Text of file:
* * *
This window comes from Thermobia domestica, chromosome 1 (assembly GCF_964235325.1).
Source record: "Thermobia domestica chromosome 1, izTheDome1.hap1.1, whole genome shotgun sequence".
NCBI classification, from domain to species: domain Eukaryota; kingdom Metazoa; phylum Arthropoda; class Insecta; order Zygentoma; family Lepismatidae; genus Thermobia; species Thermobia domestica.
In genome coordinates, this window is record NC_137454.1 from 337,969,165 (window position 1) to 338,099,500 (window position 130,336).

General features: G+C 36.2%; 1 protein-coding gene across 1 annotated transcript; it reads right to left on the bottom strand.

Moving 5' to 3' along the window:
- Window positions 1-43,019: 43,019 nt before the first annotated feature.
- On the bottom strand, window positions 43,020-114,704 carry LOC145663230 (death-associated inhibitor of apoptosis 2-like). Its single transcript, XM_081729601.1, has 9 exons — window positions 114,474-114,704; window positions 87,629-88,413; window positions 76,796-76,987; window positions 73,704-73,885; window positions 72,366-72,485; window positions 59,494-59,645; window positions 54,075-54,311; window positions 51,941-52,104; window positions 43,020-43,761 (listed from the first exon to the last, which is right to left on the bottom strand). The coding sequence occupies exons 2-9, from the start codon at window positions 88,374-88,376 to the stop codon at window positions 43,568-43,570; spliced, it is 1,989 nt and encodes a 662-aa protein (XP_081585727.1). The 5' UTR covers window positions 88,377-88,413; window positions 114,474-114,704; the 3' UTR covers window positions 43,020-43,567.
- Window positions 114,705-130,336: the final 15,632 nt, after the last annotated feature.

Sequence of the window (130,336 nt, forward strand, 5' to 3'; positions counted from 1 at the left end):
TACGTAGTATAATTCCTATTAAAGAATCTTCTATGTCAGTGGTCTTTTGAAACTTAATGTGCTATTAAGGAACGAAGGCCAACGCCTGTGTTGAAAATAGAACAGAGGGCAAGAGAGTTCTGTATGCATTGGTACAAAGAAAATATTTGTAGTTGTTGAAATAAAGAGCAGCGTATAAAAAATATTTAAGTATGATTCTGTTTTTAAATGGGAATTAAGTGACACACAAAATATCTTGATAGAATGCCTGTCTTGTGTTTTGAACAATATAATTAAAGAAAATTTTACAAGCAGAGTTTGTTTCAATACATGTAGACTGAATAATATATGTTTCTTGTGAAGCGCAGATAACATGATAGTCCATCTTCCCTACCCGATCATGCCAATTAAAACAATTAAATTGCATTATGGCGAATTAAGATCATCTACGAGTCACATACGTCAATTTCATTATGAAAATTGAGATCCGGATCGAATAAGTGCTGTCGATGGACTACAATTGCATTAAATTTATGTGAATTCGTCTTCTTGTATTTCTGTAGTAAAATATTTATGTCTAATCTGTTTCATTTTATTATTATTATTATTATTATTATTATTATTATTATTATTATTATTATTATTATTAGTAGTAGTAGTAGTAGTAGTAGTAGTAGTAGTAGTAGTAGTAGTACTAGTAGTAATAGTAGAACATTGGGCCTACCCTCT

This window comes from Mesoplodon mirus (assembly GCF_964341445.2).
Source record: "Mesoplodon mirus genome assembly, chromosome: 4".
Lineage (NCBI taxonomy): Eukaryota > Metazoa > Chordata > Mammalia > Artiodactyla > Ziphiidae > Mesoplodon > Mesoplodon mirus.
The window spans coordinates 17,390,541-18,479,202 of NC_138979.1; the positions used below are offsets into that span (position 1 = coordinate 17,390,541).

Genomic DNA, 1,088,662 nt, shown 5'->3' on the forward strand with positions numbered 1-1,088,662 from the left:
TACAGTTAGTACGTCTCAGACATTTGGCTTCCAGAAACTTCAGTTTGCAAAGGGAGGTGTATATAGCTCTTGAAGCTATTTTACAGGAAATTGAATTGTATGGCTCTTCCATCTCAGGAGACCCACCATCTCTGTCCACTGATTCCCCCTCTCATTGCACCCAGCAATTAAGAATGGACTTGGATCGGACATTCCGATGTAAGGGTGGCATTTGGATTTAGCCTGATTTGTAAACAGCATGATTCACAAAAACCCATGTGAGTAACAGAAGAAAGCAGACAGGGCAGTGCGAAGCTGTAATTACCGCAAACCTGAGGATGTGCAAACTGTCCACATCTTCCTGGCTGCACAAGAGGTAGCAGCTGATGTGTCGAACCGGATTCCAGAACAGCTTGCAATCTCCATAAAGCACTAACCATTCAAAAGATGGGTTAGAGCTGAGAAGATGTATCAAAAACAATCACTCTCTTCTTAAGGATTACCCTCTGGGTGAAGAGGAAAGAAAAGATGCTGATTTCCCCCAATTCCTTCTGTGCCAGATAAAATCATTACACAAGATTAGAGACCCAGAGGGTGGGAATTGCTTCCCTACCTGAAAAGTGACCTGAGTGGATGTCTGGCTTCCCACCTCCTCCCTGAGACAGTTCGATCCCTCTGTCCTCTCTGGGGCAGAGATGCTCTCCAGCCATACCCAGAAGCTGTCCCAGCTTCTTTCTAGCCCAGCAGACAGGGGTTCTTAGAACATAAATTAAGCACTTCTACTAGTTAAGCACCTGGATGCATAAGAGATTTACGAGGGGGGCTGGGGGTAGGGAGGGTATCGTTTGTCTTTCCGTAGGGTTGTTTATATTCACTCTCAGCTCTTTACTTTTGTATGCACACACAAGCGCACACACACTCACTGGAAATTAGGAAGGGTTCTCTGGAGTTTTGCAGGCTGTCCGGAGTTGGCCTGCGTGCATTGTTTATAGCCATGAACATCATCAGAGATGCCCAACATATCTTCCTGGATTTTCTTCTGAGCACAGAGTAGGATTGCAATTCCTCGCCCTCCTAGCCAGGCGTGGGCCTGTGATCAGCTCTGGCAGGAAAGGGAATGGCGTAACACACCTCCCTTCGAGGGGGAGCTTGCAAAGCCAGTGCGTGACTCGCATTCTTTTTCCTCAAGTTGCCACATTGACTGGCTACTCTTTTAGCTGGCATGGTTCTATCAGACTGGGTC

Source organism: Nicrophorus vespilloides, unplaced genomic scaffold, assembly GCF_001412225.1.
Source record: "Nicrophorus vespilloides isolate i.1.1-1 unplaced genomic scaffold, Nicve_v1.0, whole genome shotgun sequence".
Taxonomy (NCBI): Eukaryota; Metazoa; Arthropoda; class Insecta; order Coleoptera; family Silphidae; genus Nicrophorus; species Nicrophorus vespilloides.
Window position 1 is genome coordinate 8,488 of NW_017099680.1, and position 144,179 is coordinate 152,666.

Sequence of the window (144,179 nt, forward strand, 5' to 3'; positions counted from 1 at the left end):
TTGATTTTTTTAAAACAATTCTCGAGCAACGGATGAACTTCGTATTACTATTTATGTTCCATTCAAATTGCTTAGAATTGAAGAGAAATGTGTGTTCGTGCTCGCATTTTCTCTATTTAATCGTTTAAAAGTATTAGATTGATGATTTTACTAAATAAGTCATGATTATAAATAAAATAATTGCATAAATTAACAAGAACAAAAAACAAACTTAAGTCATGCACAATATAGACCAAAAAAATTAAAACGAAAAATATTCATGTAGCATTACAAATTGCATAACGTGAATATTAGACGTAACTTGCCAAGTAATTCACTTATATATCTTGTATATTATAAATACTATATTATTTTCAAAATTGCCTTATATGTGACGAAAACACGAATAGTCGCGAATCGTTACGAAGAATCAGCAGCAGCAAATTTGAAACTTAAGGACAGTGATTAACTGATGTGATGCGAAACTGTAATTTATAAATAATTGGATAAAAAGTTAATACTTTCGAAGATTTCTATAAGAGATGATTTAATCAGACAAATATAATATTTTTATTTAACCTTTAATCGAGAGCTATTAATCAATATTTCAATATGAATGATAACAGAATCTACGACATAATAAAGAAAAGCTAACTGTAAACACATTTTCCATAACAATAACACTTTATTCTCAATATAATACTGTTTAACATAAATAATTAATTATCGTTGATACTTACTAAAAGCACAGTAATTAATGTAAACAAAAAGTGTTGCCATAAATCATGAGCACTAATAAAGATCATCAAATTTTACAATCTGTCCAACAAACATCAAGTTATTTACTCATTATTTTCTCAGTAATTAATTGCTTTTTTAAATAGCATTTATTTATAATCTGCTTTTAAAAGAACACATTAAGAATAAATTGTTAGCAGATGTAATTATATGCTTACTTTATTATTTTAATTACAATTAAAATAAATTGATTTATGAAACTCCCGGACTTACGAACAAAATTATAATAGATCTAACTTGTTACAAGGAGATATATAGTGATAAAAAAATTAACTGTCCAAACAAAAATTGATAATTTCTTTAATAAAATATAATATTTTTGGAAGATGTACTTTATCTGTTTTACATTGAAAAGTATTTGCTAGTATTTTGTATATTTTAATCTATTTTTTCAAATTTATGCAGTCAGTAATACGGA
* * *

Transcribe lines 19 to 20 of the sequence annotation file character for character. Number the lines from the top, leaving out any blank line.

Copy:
Source record: "Nicrophorus vespilloides isolate i.1.1-1 unplaced genomic scaffold, Nicve_v1.0, whole genome shotgun sequence".
Taxonomy (NCBI): Eukaryota; Metazoa; Arthropoda; class Insecta; order Coleoptera; family Silphidae; genus Nicrophorus; species Nicrophorus vespilloides.